Thursday, October 29, 2009

Please Pay For Your Software (and Music & Movies)

Probably everybody reading this blog knows that I write software for a living.  Many of you may also know that one of my pet peeves is people using software that they haven’t paid for.

The software I have been selling for the last 10+ years, FileBack PC, took me years to develop.  Actual years.  If I had to re-write it again, it would probably take me two full years of long (16 hr) days.  That represents a huge investment of my time.  Tens of thousands of hours even.

Imagine how it must feel to me to go out on the internet and find web sites that are devoted to finding ways to cheat software manufacturers by providing commercial software for free.  My own software has been found on such sites.  And I know that people are using them because occasionally someone who is using an obviously fraudulent unlock key has the audacity to ask me for help.  It is extremely disappointing to me that people will willingly take my work without placing any value on it.  It is if they are saying, “I don’t care that you spent 8 years of your life working on this, that time you spent means absolutely nothing to me.  So I’m going to take it from you anyway.”  These people are robbing me of my time and taking money out of my pocket by not compensating me for my efforts. 

Some will justify that they would never use the software anyway, if they weren’t getting it for free.  But they are still getting the benefit of having that software, which in some way is saving them their own time and effort (or they wouldn’t bother).  Even with this argument, they are saying that their time has value, but mine doesn’t.

Some will justify that the software they are using is too expensive, or that the company that produces it already makes enough money and won’t be hurt by people stealing it.  If it’s too expensive, find a less expensive (or free) tool to do the same thing.  (Or, better yet, write their own software to do the same thing.)  And if that company sold more copies of their software, they could employ more workers, or provide their employees with a better standard of living.  Or create more software.  Most companies aren’t interested in throwing away their money; most will re-invest it into growing the company, or their employees.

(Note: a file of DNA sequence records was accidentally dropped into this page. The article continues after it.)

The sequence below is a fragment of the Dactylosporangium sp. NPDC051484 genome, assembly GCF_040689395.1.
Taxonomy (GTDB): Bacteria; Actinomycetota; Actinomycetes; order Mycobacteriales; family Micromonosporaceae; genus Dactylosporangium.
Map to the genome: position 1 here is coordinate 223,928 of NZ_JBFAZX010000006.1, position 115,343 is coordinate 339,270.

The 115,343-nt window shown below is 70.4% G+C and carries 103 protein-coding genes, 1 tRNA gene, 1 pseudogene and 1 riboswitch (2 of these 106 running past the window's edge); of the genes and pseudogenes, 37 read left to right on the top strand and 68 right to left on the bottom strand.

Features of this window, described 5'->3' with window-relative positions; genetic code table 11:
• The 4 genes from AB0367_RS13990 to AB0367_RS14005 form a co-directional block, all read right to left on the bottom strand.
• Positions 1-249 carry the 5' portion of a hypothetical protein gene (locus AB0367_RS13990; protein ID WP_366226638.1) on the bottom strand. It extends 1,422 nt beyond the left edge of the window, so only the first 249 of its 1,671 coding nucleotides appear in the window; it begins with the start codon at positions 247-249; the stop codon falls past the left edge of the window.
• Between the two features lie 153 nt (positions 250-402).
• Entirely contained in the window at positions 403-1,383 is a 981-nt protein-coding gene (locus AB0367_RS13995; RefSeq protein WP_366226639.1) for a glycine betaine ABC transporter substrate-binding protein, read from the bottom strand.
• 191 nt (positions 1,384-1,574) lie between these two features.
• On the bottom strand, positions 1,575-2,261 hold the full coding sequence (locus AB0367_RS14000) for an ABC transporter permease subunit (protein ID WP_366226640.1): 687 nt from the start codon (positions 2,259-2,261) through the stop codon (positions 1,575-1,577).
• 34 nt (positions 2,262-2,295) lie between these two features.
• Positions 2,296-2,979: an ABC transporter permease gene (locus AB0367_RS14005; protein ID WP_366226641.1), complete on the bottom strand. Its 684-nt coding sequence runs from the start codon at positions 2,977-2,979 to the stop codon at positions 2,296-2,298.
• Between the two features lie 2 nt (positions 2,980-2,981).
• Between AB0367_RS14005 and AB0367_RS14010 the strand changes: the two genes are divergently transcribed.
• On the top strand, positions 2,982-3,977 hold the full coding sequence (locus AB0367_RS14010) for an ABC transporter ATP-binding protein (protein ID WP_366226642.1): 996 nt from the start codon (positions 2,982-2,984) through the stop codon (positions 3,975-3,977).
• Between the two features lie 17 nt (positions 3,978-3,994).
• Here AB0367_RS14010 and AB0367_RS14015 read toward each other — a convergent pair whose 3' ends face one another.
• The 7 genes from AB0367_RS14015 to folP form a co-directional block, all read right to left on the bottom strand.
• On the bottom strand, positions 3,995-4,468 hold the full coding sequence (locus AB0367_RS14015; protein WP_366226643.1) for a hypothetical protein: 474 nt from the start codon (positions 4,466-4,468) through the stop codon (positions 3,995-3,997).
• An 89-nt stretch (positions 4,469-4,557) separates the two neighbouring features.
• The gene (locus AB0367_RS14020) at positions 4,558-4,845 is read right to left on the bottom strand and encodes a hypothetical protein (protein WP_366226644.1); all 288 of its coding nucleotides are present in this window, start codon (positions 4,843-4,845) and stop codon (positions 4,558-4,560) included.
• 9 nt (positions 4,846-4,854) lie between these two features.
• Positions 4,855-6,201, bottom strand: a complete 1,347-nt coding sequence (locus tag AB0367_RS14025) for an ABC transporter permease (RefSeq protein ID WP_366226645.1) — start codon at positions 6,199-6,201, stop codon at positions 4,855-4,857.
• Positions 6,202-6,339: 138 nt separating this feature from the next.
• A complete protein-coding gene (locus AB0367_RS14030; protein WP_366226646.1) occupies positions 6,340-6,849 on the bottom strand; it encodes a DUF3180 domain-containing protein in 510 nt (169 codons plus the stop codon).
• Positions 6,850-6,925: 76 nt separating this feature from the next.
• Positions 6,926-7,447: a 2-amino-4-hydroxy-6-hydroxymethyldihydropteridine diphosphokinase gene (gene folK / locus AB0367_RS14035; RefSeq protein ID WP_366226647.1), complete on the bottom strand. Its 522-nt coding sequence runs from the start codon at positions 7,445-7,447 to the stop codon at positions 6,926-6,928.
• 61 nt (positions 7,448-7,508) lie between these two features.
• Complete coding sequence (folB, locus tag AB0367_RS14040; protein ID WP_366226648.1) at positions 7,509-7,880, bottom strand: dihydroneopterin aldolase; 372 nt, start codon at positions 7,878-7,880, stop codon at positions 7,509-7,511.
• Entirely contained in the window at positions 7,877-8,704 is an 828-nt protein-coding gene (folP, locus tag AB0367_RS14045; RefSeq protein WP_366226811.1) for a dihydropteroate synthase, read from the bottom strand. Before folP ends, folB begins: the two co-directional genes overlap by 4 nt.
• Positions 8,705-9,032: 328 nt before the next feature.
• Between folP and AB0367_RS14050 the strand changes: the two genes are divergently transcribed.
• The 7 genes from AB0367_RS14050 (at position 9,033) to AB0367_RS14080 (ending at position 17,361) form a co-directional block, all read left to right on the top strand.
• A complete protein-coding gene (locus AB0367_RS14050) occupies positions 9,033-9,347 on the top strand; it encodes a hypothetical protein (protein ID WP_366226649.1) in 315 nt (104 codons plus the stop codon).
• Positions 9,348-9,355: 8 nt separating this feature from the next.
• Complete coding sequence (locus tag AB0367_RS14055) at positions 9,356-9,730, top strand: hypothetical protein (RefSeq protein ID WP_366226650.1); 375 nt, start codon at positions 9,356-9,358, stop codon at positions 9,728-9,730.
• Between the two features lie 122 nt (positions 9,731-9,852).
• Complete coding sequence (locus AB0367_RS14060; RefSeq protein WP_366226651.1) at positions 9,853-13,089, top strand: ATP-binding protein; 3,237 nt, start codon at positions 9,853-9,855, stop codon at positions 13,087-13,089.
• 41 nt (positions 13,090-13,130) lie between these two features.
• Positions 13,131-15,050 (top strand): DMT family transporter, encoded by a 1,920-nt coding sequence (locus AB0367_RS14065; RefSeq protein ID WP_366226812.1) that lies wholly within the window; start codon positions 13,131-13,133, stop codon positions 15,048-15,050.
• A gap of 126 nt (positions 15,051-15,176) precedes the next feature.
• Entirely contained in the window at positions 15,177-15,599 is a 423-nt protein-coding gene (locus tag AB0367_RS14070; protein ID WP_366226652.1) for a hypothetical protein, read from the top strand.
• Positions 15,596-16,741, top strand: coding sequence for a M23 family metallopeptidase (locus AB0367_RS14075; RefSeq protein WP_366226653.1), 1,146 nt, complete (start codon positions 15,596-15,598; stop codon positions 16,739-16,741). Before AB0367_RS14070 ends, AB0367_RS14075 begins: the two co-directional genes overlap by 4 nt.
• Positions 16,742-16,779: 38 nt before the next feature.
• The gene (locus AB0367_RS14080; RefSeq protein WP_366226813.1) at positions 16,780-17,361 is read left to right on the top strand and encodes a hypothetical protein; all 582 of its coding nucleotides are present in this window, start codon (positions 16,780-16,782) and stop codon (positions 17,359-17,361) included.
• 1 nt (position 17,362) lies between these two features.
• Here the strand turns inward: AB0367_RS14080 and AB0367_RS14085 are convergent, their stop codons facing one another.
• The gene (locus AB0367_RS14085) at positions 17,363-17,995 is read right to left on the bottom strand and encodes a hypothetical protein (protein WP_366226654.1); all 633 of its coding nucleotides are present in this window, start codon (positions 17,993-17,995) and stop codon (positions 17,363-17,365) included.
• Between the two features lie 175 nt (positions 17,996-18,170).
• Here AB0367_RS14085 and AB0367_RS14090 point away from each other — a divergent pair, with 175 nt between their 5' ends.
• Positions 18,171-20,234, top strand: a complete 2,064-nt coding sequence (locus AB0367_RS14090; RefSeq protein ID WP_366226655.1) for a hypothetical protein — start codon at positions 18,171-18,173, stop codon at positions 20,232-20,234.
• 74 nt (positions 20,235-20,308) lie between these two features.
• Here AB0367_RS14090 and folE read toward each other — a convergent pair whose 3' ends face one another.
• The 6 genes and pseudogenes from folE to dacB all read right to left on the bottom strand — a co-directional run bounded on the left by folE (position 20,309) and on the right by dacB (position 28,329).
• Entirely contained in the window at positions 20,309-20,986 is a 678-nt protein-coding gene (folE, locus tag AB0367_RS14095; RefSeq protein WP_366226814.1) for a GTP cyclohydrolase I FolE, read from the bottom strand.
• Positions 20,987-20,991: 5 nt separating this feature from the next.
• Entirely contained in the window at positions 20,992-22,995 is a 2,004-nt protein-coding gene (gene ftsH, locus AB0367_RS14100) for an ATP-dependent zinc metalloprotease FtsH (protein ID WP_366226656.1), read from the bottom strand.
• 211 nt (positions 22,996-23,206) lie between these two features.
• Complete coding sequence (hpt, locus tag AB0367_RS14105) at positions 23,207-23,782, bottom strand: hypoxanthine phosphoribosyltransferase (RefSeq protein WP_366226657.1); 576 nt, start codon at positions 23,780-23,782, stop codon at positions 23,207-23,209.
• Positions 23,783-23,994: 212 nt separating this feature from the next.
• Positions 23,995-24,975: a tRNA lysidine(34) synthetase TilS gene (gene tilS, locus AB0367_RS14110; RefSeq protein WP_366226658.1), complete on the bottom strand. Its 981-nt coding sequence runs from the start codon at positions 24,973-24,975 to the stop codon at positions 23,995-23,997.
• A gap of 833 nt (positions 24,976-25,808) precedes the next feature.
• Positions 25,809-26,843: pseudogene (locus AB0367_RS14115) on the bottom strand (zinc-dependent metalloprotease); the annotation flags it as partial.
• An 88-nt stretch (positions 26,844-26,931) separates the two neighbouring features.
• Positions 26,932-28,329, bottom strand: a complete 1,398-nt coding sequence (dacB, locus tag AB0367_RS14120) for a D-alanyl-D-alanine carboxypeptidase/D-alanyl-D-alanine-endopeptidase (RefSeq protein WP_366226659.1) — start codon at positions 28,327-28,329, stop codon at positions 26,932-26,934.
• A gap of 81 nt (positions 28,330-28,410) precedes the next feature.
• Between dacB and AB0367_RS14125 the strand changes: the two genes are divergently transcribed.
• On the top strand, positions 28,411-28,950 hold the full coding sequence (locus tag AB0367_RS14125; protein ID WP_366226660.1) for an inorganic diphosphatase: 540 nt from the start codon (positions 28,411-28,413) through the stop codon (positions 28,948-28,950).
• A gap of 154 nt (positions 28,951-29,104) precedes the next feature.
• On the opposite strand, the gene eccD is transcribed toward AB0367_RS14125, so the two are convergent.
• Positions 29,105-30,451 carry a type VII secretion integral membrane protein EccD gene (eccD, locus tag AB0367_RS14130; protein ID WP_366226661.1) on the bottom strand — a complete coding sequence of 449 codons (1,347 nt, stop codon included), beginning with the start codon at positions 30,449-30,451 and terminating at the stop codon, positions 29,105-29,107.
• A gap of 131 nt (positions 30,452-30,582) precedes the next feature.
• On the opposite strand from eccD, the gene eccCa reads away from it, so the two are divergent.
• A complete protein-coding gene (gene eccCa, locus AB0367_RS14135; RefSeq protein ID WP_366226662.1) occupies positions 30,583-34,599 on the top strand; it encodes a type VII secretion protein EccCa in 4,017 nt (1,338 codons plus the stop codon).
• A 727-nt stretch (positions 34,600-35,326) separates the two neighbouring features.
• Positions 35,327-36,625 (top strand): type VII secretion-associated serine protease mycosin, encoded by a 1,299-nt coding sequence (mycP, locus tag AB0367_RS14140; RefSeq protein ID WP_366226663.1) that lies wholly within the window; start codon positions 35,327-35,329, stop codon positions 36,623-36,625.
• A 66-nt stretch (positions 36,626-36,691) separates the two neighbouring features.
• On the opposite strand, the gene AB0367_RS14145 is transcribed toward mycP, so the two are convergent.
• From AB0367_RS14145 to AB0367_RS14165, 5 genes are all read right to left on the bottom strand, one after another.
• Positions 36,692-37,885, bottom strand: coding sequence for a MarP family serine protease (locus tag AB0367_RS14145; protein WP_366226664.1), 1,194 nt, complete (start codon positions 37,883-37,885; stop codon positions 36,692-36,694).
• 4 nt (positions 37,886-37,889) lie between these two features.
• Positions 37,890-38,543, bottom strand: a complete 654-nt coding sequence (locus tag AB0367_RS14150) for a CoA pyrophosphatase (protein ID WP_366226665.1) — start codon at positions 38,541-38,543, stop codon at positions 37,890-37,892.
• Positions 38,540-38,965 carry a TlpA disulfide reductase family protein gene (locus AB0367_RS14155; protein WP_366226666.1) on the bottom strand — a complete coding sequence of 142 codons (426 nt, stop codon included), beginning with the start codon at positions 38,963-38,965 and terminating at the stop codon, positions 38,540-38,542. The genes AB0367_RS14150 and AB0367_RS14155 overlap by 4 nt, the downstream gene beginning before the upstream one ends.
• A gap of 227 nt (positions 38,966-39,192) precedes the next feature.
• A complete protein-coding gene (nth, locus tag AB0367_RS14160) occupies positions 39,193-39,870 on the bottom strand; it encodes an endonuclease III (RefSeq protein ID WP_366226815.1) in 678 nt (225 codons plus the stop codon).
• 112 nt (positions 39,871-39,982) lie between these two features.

The whole “too expensive” argument is kind of funny to me.  If someone were to come to me and ask me to create something like FileBack PC for them, I’d charge them about $50/hour.  And it would take roughly 10,000 hours to do it.  So the project would cost $50 x 10,000 = $500,000.  And yet I only ask $55 for my efforts.  Think how many people and how much time it took to create something like Photoshop, or Microsoft Word.  Those products represent hundreds of thousands, if not millions, of hours of work by actual real people.  The price the company is asking in return really isn’t so bad.

Without making this post too long, I beg you to be honest in the way you use your software.  Somebody has taken time to create it.  And they are asking for a small amount in return. 

The same goes for music and movies.  It is very expensive to create and market both.  Considering the budget for most movies is multiple millions of dollars, for a movie studio to ask $20 for a copy of that effort is really kind of a bargain.  Recording studio time to create a song runs well over $100/hr for the better studios, and most songs take a lot of hours to record and mix.  Add marketing and distribution to that, and the $0.99 or $1.29 that music labels and artists are asking for their songs is really a bargain as well.

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